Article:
Course 105: Ethics in Science:
What Should We Do and Not do?
Leaders: A. Loren Amacher and Richard J. Relyea
Description: The course will raise current bioethics issues, some of which are controversial. In four sessions we will discuss genetics, including ethical considerations of genetic research patenting. We will explore mitochondrial nuclear transplants, including ethical and legal issues. Another topic will be hybridization, the combining of genomes of different animals, including humans, to try to increase intelligence. We will include pharmaceutical industry bioethics, such as public vs. private support of research. We will touch on refusal of trade, such as a pharmacist's refusal on moral or religious grounds to sell contraceptives. In the last two sessions, we will explore medical ethics, including the concept of personal autonomy as it relates to medical treatment and end-of-life decisions. This area involves the patient-physician relationship, including the physician's role in those decisions. We will mention advance directives: powers of attorney for health care, living wills, and Physician Orders for Life-Sustaining Treatment ("POLST"). This topic includes medical and legal definitions of death and those definitions' ethical issues.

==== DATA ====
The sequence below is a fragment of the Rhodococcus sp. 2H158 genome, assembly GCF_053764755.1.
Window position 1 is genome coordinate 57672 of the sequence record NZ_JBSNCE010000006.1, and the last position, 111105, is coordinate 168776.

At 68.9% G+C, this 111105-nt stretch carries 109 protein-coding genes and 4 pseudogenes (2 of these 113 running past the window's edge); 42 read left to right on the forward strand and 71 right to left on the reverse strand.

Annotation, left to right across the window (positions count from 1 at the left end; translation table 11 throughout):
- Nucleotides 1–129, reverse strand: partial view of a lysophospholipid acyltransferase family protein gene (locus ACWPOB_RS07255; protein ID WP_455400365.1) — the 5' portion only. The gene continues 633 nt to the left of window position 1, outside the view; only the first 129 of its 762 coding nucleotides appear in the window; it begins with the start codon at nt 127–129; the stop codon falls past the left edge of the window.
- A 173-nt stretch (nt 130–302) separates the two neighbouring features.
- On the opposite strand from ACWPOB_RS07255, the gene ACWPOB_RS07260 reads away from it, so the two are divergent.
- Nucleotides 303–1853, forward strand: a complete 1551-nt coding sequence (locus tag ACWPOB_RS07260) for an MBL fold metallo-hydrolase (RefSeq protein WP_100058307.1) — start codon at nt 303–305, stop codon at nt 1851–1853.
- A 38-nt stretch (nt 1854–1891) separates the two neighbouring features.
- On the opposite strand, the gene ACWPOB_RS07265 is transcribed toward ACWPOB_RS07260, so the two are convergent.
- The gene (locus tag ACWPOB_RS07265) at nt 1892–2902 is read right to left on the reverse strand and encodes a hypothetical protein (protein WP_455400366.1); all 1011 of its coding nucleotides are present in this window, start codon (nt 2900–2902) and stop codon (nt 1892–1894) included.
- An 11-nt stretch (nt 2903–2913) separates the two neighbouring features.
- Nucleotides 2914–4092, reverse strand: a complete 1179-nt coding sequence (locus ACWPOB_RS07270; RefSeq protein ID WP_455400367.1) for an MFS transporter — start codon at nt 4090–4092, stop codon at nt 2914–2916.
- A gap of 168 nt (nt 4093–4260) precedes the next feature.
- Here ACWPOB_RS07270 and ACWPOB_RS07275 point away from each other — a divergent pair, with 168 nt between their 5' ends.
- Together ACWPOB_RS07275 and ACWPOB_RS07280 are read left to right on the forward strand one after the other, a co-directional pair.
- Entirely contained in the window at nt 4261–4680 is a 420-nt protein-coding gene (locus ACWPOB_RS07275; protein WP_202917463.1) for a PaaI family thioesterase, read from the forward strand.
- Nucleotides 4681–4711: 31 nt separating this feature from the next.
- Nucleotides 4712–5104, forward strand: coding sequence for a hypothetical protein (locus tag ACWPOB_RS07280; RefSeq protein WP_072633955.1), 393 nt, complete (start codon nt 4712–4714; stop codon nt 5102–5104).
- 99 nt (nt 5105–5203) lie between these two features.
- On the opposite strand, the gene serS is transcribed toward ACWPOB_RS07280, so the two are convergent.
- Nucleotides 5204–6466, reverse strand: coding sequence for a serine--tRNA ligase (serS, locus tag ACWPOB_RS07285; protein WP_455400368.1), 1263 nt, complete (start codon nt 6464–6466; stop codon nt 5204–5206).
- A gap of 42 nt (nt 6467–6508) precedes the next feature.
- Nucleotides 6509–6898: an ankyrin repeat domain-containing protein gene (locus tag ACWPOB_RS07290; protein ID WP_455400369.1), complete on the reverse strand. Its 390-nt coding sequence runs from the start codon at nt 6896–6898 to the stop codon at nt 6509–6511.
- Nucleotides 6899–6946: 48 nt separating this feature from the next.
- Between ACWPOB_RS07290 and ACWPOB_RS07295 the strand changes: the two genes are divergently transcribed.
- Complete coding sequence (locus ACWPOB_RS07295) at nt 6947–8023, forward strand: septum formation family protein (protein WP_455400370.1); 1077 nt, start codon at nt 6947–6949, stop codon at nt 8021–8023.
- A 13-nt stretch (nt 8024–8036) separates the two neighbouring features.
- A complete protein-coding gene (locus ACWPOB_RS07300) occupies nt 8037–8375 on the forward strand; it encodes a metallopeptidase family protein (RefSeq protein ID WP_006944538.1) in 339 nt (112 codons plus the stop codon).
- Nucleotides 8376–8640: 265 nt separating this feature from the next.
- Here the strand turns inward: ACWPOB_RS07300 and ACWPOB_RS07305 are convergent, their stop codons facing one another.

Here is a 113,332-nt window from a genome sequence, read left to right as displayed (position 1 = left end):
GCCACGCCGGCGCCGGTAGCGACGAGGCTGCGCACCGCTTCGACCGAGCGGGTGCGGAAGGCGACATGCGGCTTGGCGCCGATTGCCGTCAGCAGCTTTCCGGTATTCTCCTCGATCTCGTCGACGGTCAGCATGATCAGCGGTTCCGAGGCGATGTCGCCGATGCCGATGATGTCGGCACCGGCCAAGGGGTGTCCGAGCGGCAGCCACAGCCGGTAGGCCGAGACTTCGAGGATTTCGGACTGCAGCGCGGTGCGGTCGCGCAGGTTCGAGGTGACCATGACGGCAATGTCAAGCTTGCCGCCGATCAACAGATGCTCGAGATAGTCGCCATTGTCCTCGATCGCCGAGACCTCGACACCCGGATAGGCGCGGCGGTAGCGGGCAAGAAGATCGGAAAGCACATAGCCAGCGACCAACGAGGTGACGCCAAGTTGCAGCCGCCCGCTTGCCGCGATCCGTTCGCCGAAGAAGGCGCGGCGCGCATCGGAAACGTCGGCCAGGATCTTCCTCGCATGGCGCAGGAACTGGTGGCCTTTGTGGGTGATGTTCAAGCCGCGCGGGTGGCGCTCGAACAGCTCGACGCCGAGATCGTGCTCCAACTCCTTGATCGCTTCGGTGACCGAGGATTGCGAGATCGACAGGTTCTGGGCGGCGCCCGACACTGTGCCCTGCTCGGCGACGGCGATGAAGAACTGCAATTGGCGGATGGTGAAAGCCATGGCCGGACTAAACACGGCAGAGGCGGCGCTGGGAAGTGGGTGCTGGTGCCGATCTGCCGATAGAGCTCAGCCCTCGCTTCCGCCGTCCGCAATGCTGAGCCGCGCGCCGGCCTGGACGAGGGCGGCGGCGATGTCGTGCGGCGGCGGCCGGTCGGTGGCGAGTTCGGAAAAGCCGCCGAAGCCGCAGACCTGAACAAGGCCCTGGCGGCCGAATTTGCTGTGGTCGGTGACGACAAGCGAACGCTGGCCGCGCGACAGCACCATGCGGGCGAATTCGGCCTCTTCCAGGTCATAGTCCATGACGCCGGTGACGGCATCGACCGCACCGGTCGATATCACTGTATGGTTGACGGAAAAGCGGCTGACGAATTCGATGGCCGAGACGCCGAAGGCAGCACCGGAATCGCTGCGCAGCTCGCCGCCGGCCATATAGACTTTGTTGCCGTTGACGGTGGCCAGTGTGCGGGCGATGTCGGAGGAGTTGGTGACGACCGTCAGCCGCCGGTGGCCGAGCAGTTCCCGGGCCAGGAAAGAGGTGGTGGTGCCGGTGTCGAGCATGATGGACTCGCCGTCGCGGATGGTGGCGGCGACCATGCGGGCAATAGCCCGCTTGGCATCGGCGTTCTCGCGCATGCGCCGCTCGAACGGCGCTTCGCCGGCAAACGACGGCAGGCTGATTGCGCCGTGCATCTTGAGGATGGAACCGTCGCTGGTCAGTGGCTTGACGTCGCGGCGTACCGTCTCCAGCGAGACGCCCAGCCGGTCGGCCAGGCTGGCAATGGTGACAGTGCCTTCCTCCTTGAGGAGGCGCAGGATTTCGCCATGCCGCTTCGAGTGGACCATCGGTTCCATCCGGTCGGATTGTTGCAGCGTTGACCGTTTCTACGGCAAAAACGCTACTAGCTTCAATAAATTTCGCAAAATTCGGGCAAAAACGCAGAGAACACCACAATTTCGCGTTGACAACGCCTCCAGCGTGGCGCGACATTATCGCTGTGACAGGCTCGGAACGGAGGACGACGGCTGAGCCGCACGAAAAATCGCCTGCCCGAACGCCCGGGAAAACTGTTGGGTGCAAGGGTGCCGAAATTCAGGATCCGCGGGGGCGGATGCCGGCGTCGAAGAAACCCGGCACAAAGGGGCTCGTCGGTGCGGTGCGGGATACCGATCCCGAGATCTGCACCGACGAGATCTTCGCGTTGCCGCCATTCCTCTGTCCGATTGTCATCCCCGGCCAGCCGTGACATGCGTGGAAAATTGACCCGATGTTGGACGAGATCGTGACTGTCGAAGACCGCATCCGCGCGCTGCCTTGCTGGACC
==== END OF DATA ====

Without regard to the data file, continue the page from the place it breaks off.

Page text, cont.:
Biographies: Loren Amacher recently retired from 40 years of clinical and academic practice of neurosurgery, where most days present some aspect of the dilemmas and enigmas of medical ethics. He was a neurosurgeon at Evangelical Community Hospital and member of the Bioethics Committee from 2003 to 2010. Mr. Relyea is a retired medical attorney. He has degrees from Harvard, Cornell and New York University. For much of his career, he was a civilian attorney for the U.S. Army, specializing in medical-legal issues, including medical malpractice, HIPAA and confidentiality, and bioethics. He serves on Evangelical Community Hospital's Bioethics and Patient Safety Committees. He is a member of the Pennsylvania Bar Association Health Care Law Committee and is its Bioethics Subcommittee Chair.
The sessions will be interactive, encouraging class member participation. The course will not be a repeat of Dr. Amacher's prior BILL Medical Ethics courses.
Materials for Course: The course leaders will provide written materials, which will provide a basis for discussion.
Number of Participants: Minimum: 8; Maximum: 20
Location: Red Cross Building - Edna Sheary Room
Meeting Time: Mondays, February 25 through April 8 (no class March 4) 10 a.m. - noon. (Each class is two hours long.)